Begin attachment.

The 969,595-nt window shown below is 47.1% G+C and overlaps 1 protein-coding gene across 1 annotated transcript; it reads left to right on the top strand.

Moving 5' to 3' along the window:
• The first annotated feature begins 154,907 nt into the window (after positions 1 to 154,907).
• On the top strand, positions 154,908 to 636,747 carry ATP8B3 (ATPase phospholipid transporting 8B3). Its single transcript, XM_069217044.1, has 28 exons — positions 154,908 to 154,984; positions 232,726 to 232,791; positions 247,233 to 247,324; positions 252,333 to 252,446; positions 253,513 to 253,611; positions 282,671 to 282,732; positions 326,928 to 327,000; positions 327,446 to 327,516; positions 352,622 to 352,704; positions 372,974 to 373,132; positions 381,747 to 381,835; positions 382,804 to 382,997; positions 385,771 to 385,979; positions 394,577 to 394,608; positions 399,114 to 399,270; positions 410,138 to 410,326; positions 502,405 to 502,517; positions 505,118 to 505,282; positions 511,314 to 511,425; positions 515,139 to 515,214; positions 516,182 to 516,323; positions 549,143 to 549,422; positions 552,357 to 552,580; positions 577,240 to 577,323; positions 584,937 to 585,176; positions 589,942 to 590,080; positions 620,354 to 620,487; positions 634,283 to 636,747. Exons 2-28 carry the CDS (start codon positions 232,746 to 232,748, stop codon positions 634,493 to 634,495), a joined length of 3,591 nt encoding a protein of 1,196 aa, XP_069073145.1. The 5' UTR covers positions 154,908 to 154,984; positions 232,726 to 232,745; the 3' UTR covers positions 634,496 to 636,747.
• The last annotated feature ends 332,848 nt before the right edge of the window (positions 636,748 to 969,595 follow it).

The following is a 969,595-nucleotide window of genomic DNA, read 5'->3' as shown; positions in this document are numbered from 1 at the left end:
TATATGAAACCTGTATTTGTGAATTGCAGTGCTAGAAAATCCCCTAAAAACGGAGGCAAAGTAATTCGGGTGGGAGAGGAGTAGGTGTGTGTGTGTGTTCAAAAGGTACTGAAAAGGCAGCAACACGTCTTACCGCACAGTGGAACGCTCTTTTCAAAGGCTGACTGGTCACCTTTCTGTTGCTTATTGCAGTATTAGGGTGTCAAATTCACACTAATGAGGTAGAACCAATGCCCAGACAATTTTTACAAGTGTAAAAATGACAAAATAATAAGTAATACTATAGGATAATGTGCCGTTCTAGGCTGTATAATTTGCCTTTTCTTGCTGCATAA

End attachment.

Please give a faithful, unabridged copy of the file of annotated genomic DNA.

The 969,595-nt window shown below is 47.1% G+C and overlaps 1 protein-coding gene across 1 annotated transcript; it reads left to right on the top strand.

Moving 5' to 3' along the window:
• The first annotated feature begins 154,907 nt into the window (after positions 1 to 154,907).
• On the top strand, positions 154,908 to 636,747 carry ATP8B3 (ATPase phospholipid transporting 8B3). Its single transcript, XM_069217044.1, has 28 exons — positions 154,908 to 154,984; positions 232,726 to 232,791; positions 247,233 to 247,324; positions 252,333 to 252,446; positions 253,513 to 253,611; positions 282,671 to 282,732; positions 326,928 to 327,000; positions 327,446 to 327,516; positions 352,622 to 352,704; positions 372,974 to 373,132; positions 381,747 to 381,835; positions 382,804 to 382,997; positions 385,771 to 385,979; positions 394,577 to 394,608; positions 399,114 to 399,270; positions 410,138 to 410,326; positions 502,405 to 502,517; positions 505,118 to 505,282; positions 511,314 to 511,425; positions 515,139 to 515,214; positions 516,182 to 516,323; positions 549,143 to 549,422; positions 552,357 to 552,580; positions 577,240 to 577,323; positions 584,937 to 585,176; positions 589,942 to 590,080; positions 620,354 to 620,487; positions 634,283 to 636,747. Exons 2-28 carry the CDS (start codon positions 232,746 to 232,748, stop codon positions 634,493 to 634,495), a joined length of 3,591 nt encoding a protein of 1,196 aa, XP_069073145.1. The 5' UTR covers positions 154,908 to 154,984; positions 232,726 to 232,745; the 3' UTR covers positions 634,496 to 636,747.
• The last annotated feature ends 332,848 nt before the right edge of the window (positions 636,748 to 969,595 follow it).

The following is a 969,595-nucleotide window of genomic DNA, read 5'->3' as shown; positions in this document are numbered from 1 at the left end:
TATATGAAACCTGTATTTGTGAATTGCAGTGCTAGAAAATCCCCTAAAAACGGAGGCAAAGTAATTCGGGTGGGAGAGGAGTAGGTGTGTGTGTGTGTTCAAAAGGTACTGAAAAGGCAGCAACACGTCTTACCGCACAGTGGAACGCTCTTTTCAAAGGCTGACTGGTCACCTTTCTGTTGCTTATTGCAGTATTAGGGTGTCAAATTCACACTAATGAGGTAGAACCAATGCCCAGACAATTTTTACAAGTGTAAAAATGACAAAATAATAAGTAATACTATAGGATAATGTGCCGTTCTAGGCTGTATAATTTGCCTTTTCTTGCTGCATAA